Allah ﷻ informs in the Holy Qur’an: Made beautiful for mankind is the love of desires for women and offspring, of hoarded heaps of gold and silver, of branded horses, cattle and plantations. [3:14] Although such things are elsewhere spoken of positively in the Qur’an, as blessings for which people should be thankful, here they are spoken of seductively in terms of objects which men lust over, crave and covet. Unsurprisingly, women top the list. This fact rings loudly in a hadith in which the Prophet ﷺ informed: ‘I have not left after me a fitnah more harmful for men than women.’1 It’s a warning that only a fool or a fasiq would be keen to overlook or take lightly. Another hadith states: ‘The world is green and sweet and Allah has placed you in it as custodians to see how you behave. So be mindful of the world and be wary of women; the first fitnah of the Children of Israel was to do with women.’2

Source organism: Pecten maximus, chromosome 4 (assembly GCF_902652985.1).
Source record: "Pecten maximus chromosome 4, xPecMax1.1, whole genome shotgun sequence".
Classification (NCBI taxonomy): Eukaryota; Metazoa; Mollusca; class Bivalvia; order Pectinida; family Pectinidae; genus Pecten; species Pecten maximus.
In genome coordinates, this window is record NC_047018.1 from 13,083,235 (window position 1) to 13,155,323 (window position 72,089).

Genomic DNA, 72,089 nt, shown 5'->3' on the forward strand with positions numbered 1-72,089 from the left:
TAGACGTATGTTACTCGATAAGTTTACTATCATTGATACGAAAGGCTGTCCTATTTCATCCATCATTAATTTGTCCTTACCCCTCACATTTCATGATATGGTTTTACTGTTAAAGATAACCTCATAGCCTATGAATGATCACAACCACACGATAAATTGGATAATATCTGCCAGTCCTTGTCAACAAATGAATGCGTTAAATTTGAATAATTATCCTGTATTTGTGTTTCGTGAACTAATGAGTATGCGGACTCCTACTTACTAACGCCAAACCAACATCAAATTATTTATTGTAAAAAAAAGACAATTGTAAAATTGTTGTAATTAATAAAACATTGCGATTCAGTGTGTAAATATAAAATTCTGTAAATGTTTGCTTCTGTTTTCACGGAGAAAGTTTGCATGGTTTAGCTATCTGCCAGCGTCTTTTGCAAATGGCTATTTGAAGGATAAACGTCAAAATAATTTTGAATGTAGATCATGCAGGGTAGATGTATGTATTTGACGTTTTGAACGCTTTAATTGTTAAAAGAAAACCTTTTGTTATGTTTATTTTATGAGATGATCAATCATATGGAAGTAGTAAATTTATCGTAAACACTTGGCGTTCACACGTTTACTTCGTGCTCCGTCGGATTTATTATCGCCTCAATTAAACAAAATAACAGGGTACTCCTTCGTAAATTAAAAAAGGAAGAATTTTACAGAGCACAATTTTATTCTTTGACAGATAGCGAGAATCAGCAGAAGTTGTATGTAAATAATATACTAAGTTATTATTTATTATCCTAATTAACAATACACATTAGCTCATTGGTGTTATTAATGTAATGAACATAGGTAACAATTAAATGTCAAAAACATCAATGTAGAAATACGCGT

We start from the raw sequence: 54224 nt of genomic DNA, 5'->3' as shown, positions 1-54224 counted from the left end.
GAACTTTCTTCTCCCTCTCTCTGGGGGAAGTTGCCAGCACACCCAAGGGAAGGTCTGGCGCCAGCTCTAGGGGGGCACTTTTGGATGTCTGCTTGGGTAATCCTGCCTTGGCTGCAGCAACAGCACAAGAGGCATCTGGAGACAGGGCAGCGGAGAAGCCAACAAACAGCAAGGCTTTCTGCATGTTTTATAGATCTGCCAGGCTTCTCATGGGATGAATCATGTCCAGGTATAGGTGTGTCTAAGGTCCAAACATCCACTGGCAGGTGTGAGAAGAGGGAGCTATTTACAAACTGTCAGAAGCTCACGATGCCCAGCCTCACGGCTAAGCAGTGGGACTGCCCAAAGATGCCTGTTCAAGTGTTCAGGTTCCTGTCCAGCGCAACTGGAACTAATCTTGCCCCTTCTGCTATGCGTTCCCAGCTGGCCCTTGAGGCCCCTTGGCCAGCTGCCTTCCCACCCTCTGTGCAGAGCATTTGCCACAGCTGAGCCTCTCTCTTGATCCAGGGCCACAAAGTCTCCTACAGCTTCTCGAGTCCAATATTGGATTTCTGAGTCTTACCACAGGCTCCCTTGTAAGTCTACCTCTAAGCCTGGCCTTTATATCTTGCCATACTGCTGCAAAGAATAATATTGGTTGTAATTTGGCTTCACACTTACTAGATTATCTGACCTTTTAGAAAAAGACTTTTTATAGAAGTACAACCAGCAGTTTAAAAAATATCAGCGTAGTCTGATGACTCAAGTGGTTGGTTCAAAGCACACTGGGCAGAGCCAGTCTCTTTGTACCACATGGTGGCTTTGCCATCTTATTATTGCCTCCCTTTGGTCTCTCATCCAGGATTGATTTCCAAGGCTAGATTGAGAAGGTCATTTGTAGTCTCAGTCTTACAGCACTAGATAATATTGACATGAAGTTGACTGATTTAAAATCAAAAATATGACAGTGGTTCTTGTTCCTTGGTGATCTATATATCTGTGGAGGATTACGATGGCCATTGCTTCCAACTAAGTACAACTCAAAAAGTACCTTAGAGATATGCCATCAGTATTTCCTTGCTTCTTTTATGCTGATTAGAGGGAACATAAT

If alcohol breaks inhibitions such that people will sexually behave in ways they usually wouldn’t when they are sober, then the devil is even more potent in removing modesty, boundaries and inhibitions between the sexes. The Prophet ﷺ said: ‘A woman is ‘awrah; whenever she goes out, the devil beautifies her.’3

The word ‘awrah, often translated into English as ‘nakedness’, can also mean weakness, vulnerability or something that is unseemly and indecent.4 Women are considered to be ‘awrah because of their desirability. In Islam, the feminine form – desirable, alluring and sensuous in the privacy of the marital home – should not be made to appear so in the public sphere. It’s not just the objectifying male gaze that demeans or threatens women; sometimes some women need saving from their own intemperate selves.

Of course, in our e-world awash with sin, porn and the sexualisation of even children, such revealed wisdom is unlikely to be received with the openness it would have done in a not so long ago age. Notions of modesty, decency or respectability with regard to how the sexes should interact are utterly alien to our consumer-driven, sexually-charged culture. To even suggest, as Islam does, that there could be a modest or dignified way of being a ‘lady’ (and, of course, a ‘gentleman’) is to court ridicule or scorn from an often uncritical public: some may even shout misogyny. I’ve previously written on contemporary gender interactions in Beards, Hijabs & Body Language: Gender Relations, so I’ll confine myself to these few remarks: